"It's the only forest where mountain gorillas and chimps both live," he said. "We're trying to understand the ecological relationship—do they compete for food, for nesting sites?"
    The key difference between chimps and gorillas ecologically is that chimps eat meat and gorillas don't. A total herbivore is able to coexist with an omnivore because they have significantly different diets.

    When humans switched to meat-eating, they triggered a genetic change that enabled better processing of fats, said Stanford, who has worked extensively with gerontologist Caleb Finch of USC.
    "We have an obsession today with fat and cholesterol because we can go to the market and stuff ourselves with it," Stanford said. "But as a species we are relatively immune to the harmful effects of fat and cholesterol. Compared to the great apes, we can handle a diet that's high in fat and cholesterol, and the great apes cannot.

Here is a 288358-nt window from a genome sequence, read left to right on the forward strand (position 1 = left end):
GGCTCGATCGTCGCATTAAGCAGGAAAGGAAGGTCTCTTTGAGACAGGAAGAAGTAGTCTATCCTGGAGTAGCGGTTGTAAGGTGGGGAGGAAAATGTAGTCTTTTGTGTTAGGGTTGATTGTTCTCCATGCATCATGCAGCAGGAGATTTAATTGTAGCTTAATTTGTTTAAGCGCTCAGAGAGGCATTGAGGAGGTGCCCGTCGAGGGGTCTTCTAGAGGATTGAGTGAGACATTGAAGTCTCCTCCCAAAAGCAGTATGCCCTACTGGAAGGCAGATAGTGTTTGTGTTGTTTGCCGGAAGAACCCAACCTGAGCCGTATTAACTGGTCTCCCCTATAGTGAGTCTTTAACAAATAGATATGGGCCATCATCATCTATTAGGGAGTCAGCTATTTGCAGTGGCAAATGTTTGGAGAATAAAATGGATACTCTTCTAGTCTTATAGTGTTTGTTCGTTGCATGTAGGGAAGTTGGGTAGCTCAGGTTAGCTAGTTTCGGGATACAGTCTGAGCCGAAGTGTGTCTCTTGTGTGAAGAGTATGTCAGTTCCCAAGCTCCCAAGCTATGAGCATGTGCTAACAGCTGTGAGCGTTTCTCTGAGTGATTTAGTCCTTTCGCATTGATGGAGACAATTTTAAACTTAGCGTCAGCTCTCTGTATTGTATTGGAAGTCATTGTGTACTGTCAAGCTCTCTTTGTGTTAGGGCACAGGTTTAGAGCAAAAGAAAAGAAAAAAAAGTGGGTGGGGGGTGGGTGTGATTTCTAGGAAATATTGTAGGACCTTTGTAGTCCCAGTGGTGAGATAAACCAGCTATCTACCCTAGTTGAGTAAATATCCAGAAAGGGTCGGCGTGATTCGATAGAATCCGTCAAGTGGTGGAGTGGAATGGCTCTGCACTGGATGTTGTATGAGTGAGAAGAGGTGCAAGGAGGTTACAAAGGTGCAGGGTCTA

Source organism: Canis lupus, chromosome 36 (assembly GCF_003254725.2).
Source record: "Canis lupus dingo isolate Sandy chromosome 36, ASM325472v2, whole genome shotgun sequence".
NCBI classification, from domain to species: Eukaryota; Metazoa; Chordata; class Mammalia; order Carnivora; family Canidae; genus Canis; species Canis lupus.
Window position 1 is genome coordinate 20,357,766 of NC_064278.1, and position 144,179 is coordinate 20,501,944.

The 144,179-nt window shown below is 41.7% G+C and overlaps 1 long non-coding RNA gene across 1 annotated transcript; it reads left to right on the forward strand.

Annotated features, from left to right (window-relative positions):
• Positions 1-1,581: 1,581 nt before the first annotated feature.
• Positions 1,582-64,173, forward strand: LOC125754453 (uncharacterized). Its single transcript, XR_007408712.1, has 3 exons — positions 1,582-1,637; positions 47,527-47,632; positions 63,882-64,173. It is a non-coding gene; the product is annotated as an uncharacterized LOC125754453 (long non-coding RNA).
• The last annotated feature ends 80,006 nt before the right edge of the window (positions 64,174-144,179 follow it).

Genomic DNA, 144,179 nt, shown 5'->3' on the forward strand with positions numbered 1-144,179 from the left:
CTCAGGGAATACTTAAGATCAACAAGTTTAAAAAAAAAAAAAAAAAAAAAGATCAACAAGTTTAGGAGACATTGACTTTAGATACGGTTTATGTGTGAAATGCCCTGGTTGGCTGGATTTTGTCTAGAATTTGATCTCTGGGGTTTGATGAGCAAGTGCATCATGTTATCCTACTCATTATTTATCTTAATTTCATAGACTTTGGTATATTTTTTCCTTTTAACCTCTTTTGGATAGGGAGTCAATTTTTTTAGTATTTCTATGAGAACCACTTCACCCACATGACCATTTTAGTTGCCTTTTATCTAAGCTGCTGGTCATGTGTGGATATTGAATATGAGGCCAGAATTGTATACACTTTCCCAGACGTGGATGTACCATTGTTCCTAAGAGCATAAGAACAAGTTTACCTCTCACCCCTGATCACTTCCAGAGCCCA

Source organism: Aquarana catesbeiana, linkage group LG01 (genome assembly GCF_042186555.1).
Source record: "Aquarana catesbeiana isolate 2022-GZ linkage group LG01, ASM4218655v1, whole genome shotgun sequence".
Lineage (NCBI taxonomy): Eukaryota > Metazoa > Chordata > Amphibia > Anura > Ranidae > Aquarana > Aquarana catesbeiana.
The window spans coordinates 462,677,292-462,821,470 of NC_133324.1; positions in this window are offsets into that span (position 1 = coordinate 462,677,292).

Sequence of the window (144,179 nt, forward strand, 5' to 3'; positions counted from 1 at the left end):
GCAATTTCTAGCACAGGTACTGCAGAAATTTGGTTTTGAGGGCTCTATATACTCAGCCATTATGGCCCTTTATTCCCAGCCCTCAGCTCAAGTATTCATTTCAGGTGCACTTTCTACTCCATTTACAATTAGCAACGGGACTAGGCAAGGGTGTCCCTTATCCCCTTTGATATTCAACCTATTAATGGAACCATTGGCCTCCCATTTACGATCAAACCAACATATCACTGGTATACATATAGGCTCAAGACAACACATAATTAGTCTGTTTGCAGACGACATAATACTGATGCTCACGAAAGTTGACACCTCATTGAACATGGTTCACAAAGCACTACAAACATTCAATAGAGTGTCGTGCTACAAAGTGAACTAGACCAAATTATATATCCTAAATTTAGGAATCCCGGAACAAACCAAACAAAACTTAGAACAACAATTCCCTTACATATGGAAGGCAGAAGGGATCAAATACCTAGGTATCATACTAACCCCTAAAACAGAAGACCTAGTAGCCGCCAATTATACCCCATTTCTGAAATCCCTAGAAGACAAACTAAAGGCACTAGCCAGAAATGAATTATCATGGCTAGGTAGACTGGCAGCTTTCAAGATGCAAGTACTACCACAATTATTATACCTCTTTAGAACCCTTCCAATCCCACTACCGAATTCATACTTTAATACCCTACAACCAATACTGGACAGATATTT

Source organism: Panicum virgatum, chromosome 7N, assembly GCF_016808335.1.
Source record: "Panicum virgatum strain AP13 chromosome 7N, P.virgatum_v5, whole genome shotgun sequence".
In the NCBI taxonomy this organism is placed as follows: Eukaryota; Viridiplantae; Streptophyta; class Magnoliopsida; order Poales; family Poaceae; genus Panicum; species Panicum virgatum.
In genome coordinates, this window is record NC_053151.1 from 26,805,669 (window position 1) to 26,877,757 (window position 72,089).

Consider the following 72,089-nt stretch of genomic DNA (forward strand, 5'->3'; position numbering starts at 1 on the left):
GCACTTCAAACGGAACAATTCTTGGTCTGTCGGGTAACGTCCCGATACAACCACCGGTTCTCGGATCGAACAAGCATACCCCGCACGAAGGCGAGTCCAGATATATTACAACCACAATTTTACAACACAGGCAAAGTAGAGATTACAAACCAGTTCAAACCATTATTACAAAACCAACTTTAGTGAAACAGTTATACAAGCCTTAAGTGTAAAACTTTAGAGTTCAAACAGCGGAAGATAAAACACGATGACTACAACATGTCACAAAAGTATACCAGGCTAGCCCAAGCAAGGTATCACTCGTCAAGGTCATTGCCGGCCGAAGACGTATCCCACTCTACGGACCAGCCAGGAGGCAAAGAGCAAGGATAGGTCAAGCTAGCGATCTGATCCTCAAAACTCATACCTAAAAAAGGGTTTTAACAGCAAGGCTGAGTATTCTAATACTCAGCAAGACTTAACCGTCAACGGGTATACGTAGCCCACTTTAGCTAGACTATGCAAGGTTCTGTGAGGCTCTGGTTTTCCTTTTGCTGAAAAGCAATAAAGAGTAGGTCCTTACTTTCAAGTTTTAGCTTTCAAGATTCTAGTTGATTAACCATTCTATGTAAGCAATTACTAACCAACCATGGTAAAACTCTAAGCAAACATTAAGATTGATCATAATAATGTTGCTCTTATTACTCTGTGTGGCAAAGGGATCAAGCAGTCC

"Even though we have all these problems in terms of heart disease as we get older, if you give a gorilla a diet that a meat-loving man might eat in Western society, that gorilla will die when it's in its twenties; a normal life span might be 50. They just can't handle that kind of diet."
    Diet and Teeth
    Tool-use no doubt helped early humans in butchering their dinners. But there is evidence that the advance to cooking and using knives and forks is leading to crooked teeth and facial dwarfing in humans.
    Today it's relatively rare for someone to have perfectly straight teeth (without having been to the orthodontist). Our wisdom teeth don't have room to fit in the jaw and sometimes don't form at all, and the propensity to develop gum disease is on the increase.